Often confused with the philodendron, the pothos (pronounced poe-those) is a climbing plant that is very popular as a houseplant, especially for new plant parents.
Also called golden pothos, money plant, or devil’s ivy, it is a hardy indoor foliage plant of the arum family (Araceae), native to southeastern Asia.
The evergreen plant is characterised by thick, waxy, green, heart-shaped leaves with splashes of yellow. Because it trails or climbs well, pothos is often grown as a hanging, climbing or draping plant.
However, pothos are mildly toxic. All parts of the plant contain a substance called calcium oxalate. Ingestion of pothos can cause swelling and a burning sensation in the mouth and throat, skin irritation, indigestion and diarrhoea.
Marble Queen is one of the most common pothos varieties, which has smooth green leaves variegated with white and grey. The golden pothos has dark green heart-shaped leaves with white or yellow variegation while jade pothos is all green with no variegation. Neon pothos, as its name suggests, has showy bright light-green leaves.
Here are five reasons to have a pothos plant at home, if you don’t already:
The pothos can grow under various conditions – sun or shade, indoors or in an office environment under artificial lights. For best results, place it in a bright, indirect light area. In low lighting conditions, it’ll just become less variegated. Be careful with too much light as that will burn the leaves and make them lose their marbled quality.
Water it only when the soil feels dry to the touch. Under-watering is not a big problem, as this plant can take quite an amount of abuse, but expect a little slowdown in the plant’s growth. Over-watering also won’t kill it immediately.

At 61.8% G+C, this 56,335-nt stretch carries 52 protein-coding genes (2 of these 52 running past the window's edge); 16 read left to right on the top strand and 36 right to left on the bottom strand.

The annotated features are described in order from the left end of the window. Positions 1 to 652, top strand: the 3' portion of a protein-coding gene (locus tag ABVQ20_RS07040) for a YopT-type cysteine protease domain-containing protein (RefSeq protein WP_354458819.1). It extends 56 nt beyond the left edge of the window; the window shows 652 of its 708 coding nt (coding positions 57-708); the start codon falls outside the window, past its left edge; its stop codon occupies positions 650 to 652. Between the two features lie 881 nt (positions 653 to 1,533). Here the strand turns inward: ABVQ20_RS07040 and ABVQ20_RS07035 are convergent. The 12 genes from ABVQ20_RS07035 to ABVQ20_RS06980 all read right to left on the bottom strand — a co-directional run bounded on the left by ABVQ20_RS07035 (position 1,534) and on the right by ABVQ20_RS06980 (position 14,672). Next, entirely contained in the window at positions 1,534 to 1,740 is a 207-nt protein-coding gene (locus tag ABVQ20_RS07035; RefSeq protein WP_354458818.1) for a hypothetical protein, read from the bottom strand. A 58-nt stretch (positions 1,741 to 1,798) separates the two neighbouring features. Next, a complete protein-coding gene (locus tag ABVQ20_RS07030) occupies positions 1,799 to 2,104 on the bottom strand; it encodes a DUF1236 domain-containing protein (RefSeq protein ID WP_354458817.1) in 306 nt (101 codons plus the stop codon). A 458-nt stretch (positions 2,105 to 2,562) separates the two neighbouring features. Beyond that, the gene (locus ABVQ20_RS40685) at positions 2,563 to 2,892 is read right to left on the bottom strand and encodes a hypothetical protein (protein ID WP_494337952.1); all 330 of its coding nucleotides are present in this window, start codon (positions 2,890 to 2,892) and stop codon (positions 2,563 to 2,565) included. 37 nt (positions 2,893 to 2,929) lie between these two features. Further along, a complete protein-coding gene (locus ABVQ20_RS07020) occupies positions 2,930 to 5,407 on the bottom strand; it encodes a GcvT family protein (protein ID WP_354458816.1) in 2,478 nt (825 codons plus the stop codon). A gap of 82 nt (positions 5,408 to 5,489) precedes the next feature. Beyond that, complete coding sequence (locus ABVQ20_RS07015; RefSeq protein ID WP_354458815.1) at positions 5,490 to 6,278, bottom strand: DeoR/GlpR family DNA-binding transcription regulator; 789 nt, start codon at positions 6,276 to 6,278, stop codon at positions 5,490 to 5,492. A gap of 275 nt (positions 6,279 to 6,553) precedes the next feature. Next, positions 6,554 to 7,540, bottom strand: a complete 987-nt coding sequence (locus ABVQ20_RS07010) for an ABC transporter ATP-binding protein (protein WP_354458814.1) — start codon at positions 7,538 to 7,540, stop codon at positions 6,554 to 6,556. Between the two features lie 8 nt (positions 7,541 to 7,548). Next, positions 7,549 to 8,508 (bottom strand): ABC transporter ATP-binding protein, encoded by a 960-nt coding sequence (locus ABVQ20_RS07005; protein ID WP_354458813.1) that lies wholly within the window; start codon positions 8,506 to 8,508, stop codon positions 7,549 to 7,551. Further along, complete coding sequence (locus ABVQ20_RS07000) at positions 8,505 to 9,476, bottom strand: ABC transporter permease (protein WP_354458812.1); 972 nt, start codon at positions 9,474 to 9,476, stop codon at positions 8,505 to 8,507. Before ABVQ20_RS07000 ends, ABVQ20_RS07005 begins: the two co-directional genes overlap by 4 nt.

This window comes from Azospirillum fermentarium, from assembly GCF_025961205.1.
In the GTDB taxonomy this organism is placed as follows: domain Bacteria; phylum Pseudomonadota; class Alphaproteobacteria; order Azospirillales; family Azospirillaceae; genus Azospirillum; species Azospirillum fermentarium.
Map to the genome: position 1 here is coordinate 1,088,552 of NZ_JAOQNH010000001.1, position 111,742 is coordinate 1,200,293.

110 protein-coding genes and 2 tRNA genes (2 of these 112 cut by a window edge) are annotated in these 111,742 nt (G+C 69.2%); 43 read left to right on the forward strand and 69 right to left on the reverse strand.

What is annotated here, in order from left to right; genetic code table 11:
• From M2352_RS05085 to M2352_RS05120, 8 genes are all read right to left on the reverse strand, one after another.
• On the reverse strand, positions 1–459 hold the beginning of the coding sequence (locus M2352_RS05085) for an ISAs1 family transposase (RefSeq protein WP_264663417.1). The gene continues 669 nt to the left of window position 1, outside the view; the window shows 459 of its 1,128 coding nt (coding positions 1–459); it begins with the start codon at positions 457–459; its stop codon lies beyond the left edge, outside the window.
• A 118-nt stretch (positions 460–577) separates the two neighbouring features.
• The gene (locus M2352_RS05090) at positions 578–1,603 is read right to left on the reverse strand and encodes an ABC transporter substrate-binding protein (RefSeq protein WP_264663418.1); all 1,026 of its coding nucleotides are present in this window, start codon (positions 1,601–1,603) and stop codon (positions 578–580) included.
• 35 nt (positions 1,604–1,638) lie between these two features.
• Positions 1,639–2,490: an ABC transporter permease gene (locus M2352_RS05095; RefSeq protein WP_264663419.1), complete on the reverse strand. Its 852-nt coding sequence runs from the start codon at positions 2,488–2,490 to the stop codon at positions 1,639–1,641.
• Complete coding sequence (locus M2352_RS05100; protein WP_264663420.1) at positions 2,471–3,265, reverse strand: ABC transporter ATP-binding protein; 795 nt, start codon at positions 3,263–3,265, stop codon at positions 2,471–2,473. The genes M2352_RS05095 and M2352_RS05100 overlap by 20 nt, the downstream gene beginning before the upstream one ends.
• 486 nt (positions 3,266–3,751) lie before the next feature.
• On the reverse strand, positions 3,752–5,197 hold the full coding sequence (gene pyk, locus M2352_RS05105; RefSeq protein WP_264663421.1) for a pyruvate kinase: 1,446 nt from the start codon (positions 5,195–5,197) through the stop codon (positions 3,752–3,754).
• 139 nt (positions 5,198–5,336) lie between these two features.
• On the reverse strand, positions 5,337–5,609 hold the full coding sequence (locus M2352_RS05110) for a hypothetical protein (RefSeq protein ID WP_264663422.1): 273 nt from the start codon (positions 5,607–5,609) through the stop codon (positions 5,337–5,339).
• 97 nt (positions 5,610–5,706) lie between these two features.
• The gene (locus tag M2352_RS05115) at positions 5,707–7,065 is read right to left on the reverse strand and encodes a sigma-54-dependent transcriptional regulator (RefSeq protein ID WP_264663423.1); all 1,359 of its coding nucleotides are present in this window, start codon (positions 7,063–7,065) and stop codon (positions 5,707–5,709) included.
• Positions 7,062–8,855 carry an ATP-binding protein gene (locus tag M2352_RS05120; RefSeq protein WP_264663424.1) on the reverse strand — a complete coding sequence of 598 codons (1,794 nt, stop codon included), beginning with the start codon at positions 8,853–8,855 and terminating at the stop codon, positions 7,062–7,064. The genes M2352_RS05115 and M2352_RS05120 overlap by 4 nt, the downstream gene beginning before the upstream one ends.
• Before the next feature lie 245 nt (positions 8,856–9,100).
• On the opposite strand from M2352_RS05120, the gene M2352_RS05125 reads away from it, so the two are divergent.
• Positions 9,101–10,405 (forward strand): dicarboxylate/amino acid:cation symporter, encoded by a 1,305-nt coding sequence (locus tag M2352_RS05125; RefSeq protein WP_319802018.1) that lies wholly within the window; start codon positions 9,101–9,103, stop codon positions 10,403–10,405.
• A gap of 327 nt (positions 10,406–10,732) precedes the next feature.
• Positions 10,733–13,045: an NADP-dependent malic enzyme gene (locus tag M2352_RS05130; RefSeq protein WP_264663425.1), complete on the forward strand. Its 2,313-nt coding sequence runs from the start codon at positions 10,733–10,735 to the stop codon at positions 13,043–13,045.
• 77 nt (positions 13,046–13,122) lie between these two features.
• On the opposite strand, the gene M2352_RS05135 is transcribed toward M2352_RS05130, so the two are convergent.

Research has found that in rooms that have plants, there is up to 50% less bacteria and mould spores detected than in rooms without plants due to the process of transpiration. Plants with larger leaves are also more effective, as they have more surface area to contribute to the process.
Plants increase humidity in the air through a process called evapotranspiration. This is when water from the soil travels up up through the roots of the plant, through the stems, and up to the leaves (transpiration). There, it’s evaporated into the air through pores on the leaves called stomata. The pothos is one of the many plants that can help increase the humidity around it.
Propagating a pothos is a breeze. Look for a healthy-looking vine and cut off a four to six inch (10-15cm) stem with two to three leaves on it. Cut the vine just above a root node, the place on the vine where aerial roots sprout from. Place the cut end in clean water, changing the water after one or two weeks. Once you see roots forming, transfer the plant to a container or pot.